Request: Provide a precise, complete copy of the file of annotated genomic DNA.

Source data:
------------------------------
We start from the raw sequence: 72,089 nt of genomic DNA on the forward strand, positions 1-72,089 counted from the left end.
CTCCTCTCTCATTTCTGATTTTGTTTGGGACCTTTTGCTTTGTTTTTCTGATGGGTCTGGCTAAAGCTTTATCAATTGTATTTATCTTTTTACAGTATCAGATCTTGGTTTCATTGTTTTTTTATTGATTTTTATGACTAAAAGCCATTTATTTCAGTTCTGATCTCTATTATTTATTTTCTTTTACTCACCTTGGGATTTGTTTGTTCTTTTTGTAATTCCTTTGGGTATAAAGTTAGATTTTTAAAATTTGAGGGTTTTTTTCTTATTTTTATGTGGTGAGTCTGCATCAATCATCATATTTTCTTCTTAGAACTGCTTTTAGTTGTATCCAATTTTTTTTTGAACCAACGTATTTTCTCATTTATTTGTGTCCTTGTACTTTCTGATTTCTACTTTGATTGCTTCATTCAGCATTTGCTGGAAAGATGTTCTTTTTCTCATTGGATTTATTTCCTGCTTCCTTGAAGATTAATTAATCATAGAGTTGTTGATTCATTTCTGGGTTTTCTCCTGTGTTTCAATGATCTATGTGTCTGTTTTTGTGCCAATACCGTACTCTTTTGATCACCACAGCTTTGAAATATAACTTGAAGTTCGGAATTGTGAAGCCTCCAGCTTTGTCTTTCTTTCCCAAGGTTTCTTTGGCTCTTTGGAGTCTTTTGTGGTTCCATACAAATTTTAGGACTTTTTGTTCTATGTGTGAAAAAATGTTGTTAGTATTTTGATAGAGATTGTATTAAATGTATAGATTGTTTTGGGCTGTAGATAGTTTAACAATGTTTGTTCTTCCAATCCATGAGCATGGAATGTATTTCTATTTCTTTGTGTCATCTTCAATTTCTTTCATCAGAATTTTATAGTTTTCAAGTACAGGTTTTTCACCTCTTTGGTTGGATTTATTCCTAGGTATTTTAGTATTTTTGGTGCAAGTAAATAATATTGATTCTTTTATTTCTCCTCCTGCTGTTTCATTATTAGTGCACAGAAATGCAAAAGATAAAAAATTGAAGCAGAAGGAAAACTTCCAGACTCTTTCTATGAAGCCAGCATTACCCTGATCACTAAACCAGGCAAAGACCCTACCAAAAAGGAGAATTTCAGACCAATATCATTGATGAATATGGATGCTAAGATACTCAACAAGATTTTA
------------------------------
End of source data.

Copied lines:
We start from the raw sequence: 72,089 nt of genomic DNA on the forward strand, positions 1-72,089 counted from the left end.
CTCCTCTCTCATTTCTGATTTTGTTTGGGACCTTTTGCTTTGTTTTTCTGATGGGTCTGGCTAAAGCTTTATCAATTGTATTTATCTTTTTACAGTATCAGATCTTGGTTTCATTGTTTTTTTATTGATTTTTATGACTAAAAGCCATTTATTTCAGTTCTGATCTCTATTATTTATTTTCTTTTACTCACCTTGGGATTTGTTTGTTCTTTTTGTAATTCCTTTGGGTATAAAGTTAGATTTTTAAAATTTGAGGGTTTTTTTCTTATTTTTATGTGGTGAGTCTGCATCAATCATCATATTTTCTTCTTAGAACTGCTTTTAGTTGTATCCAATTTTTTTTTGAACCAACGTATTTTCTCATTTATTTGTGTCCTTGTACTTTCTGATTTCTACTTTGATTGCTTCATTCAGCATTTGCTGGAAAGATGTTCTTTTTCTCATTGGATTTATTTCCTGCTTCCTTGAAGATTAATTAATCATAGAGTTGTTGATTCATTTCTGGGTTTTCTCCTGTGTTTCAATGATCTATGTGTCTGTTTTTGTGCCAATACCGTACTCTTTTGATCACCACAGCTTTGAAATATAACTTGAAGTTCGGAATTGTGAAGCCTCCAGCTTTGTCTTTCTTTCCCAAGGTTTCTTTGGCTCTTTGGAGTCTTTTGTGGTTCCATACAAATTTTAGGACTTTTTGTTCTATGTGTGAAAAAATGTTGTTAGTATTTTGATAGAGATTGTATTAAATGTATAGATTGTTTTGGGCTGTAGATAGTTTAACAATGTTTGTTCTTCCAATCCATGAGCATGGAATGTATTTCTATTTCTTTGTGTCATCTTCAATTTCTTTCATCAGAATTTTATAGTTTTCAAGTACAGGTTTTTCACCTCTTTGGTTGGATTTATTCCTAGGTATTTTAGTATTTTTGGTGCAAGTAAATAATATTGATTCTTTTATTTCTCCTCCTGCTGTTTCATTATTAGTGCACAGAAATGCAAAAGATAAAAAATTGAAGCAGAAGGAAAACTTCCAGACTCTTTCTATGAAGCCAGCATTACCCTGATCACTAAACCAGGCAAAGACCCTACCAAAAAGGAGAATTTCAGACCAATATCATTGATGAATATGGATGCTAAGATACTCAACAAGATTTTA